As Justin himself points out in his talk, using jQuery for modern UX is a big no-no.
Reduced server response time - The speed of your website/web app matters. A slow-loading app can be a business-killer. Companies have shown to reduce their server response time up to 90% using the combination of Ruby on Rails and React.
HVNM (online supplement store) is the best reference for this.
Anyone would know how important web performance is for eCommerce SEO. Before using the power of Ruby on Rails with React, the median response time was 1100ms which dropped to 120ms. This translates to better user experience and more conversions.
Read the full case study here.
This improvement was achieved using React on Rails Gem developed by Justin Gordon. You might argue why not use Rails/webpacker? It lacks server rendering, which is super important for UX and SEO.
Cut down Memory usage - Egghead.io experienced a lot of timeouts in every hour, and they seemed to be clueless about it. After deploying React with Ruby on Rails, there were marked improvements in memory usage and response time.
Development speed, quality & business model - When your biggest concern is time to market, Rails combined with React works wonders. If you are looking to build something based on the freemium model, Rails works amazing. You might have to scale sooner but the revenues will take care of this.
Another great aspect is if you are testing waters, you will get to success/failure a lot faster to make appropriate future decisions. On the contrary, if you are contemplating earning from ad revenues and have a huge base of free users, Rails will probably not go with React here.
Low learning curve - If you are building a prototype and short on time, both these technologies work magic. Itís easier and faster to ship your MVP with Ruby on Rails and React. Use RoR for the back-end and React for the front end creating interactive UIs.
Enjoy stability - RoR is backed by a fantastic community and there are gems for what not. React comes from Facebook and the APIs donít change much. So, you can expect your app to have a stable release.
The Germany-based online rental platform for construction machines uses Rails for the business logic and React for the front-end user experience.
Uses Ruby as the main programming language, Rails for the server-side configuration and React for the UI-side of things.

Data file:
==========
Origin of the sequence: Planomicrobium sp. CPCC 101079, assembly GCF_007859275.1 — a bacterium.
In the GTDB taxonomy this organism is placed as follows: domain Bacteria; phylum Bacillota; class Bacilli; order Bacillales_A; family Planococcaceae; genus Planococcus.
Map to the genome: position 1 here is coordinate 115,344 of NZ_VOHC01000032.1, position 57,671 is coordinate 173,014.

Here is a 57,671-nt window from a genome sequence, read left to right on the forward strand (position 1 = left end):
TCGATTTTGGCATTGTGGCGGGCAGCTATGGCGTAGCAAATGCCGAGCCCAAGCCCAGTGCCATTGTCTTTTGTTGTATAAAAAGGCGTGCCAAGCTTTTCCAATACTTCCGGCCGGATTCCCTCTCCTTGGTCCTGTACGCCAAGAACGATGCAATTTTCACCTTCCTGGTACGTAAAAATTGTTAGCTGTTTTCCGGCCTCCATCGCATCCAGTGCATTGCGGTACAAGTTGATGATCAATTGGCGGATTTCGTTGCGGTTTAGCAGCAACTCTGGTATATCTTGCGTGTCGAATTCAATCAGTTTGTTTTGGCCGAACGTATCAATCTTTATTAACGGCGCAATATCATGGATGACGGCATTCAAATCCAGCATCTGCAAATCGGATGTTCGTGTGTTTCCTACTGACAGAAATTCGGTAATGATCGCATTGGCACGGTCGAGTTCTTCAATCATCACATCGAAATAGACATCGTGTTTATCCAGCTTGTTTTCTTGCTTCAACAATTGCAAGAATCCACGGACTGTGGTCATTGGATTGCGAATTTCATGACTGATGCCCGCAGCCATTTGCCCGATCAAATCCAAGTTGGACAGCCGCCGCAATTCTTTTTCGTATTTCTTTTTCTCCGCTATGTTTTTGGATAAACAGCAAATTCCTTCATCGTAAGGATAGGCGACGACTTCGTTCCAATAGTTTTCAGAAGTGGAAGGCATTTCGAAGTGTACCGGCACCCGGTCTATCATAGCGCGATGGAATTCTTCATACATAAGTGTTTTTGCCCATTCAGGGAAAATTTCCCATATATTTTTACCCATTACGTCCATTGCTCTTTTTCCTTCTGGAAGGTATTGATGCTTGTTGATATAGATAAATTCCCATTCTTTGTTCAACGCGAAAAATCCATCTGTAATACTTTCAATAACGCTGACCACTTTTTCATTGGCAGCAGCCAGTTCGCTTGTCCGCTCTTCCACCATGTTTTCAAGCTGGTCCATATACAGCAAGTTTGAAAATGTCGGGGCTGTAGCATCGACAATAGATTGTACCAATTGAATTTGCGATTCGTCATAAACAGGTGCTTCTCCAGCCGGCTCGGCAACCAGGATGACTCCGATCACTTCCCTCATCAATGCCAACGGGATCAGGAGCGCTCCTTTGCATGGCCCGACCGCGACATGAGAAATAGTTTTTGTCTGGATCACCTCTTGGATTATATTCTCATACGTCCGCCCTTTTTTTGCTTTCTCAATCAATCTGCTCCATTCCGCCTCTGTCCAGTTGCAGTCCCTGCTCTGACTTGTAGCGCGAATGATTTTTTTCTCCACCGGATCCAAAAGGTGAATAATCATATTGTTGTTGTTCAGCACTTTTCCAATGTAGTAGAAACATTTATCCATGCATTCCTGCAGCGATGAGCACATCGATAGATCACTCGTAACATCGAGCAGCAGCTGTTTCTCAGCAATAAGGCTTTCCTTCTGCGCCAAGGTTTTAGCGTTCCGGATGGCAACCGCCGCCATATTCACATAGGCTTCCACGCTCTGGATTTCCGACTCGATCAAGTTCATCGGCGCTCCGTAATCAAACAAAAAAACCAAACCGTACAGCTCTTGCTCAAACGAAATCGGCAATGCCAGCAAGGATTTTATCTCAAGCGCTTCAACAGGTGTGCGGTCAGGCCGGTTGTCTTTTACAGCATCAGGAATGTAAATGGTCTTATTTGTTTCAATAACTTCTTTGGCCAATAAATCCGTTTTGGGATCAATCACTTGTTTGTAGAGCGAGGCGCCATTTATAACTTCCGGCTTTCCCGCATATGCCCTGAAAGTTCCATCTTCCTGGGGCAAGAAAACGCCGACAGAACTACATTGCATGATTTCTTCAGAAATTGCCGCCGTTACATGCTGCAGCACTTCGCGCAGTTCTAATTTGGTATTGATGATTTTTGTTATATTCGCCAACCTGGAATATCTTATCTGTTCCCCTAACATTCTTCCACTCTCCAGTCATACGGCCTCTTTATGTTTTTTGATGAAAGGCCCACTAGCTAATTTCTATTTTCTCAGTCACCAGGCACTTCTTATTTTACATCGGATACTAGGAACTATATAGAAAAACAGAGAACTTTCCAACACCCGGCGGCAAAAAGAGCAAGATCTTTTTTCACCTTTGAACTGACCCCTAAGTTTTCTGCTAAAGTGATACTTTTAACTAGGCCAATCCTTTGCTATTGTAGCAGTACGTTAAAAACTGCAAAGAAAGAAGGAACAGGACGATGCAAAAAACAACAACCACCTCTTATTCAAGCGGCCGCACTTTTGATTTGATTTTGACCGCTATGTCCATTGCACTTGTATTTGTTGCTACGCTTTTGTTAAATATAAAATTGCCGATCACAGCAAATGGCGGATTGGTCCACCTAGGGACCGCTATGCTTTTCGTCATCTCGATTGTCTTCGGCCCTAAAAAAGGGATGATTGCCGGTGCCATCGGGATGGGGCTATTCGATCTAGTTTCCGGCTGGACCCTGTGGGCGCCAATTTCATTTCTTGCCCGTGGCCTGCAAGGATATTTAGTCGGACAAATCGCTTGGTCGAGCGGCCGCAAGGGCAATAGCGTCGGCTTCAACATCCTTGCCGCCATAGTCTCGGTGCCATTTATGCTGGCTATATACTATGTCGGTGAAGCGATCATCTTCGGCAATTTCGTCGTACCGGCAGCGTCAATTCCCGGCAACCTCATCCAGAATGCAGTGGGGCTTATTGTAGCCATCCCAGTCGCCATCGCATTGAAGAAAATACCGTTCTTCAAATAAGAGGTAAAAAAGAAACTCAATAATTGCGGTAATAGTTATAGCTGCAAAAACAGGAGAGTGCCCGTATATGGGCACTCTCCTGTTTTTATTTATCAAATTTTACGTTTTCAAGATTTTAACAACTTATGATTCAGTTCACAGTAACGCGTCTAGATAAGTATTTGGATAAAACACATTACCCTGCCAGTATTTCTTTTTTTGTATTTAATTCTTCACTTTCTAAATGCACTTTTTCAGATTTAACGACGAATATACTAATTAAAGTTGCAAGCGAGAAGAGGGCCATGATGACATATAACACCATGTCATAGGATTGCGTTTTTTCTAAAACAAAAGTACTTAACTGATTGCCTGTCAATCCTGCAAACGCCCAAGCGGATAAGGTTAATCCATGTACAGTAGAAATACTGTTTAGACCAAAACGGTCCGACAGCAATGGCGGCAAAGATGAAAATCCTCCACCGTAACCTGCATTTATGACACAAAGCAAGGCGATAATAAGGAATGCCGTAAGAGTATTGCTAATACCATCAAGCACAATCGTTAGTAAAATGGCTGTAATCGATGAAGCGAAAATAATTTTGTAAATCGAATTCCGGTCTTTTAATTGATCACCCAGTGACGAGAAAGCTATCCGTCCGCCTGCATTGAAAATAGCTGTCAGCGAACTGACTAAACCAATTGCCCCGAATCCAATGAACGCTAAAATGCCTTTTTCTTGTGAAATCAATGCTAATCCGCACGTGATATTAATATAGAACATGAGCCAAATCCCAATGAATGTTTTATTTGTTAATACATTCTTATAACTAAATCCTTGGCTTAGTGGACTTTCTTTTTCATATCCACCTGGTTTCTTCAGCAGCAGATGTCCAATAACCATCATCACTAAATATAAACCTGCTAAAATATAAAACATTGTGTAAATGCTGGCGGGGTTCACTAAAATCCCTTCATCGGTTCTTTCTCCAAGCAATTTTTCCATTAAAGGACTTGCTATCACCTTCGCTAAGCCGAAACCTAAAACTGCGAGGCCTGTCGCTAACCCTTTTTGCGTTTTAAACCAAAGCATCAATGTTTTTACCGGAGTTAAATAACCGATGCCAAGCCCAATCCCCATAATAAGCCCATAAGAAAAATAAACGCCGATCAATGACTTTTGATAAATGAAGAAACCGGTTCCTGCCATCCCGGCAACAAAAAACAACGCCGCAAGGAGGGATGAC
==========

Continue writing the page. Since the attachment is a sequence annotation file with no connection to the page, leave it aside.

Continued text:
The online payroll platform uses Rails and React in its main stack to process billions of dollars in online payroll. Rails was choosen as the main language because of the speed with which they could roll out their product.
Having processed over 4800 real estate transactions and $1billion in sales, Opendoor is the go-to site for anyone who wants to buy and sell properties in the US. When they kick-started in 2014, RoR with Angular was used to build the MVP (a multi-page form). Gradually they shifted to React for the front-end.
Their jQuery spaghetti code led to the abysmal, inefficient performance. React was chosen for its popularity and the benefits of speed & quality. Casper uses a mixture of Redux +React rather than solely relying on Angular. The website front-end is statics and uses Rails API endpoints. Their checkout is also integrated with Rails.
I, honestly, feel it is more about what one is comfortable with. Sure, one has to take into consideration the community, future developments, how long a framework/technology has been present. Ultimately, it boils down to how you use the tech-stack to make your users happy. When you are building and scaling large web applications, definitely, you need to take into account the above-mentioned things and see what deems to be right for your business and users.
Feel free to leave your comments below about whether you have been using Ruby with React and how has been your overall experience.
Thanks for reading!
This article was originally published on the SoluteLabs Blog
One of the most consolidated misconceptions about programming, since the early days, is the idea that such activity is purely technical, completely exact in nature, like Math and Physics. Computation is exact, but programming is not.